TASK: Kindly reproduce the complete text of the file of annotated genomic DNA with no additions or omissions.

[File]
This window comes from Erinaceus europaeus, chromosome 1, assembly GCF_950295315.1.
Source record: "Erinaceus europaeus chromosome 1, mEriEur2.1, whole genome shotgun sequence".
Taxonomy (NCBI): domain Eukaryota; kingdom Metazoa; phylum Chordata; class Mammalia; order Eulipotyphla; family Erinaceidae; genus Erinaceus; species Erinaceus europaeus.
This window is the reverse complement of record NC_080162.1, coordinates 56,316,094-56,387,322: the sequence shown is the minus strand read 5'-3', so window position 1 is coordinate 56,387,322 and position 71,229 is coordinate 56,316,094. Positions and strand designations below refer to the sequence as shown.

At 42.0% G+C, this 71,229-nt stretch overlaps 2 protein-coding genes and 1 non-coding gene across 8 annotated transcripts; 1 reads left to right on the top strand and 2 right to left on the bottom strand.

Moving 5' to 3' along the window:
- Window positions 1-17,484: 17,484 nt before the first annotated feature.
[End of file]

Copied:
This window comes from Erinaceus europaeus, chromosome 1, assembly GCF_950295315.1.
Source record: "Erinaceus europaeus chromosome 1, mEriEur2.1, whole genome shotgun sequence".
Taxonomy (NCBI): domain Eukaryota; kingdom Metazoa; phylum Chordata; class Mammalia; order Eulipotyphla; family Erinaceidae; genus Erinaceus; species Erinaceus europaeus.
This window is the reverse complement of record NC_080162.1, coordinates 56,316,094-56,387,322: the sequence shown is the minus strand read 5'-3', so window position 1 is coordinate 56,387,322 and position 71,229 is coordinate 56,316,094. Positions and strand designations below refer to the sequence as shown.

At 42.0% G+C, this 71,229-nt stretch overlaps 2 protein-coding genes and 1 non-coding gene across 8 annotated transcripts; 1 reads left to right on the top strand and 2 right to left on the bottom strand.

Moving 5' to 3' along the window:
- Window positions 1-17,484: 17,484 nt before the first annotated feature.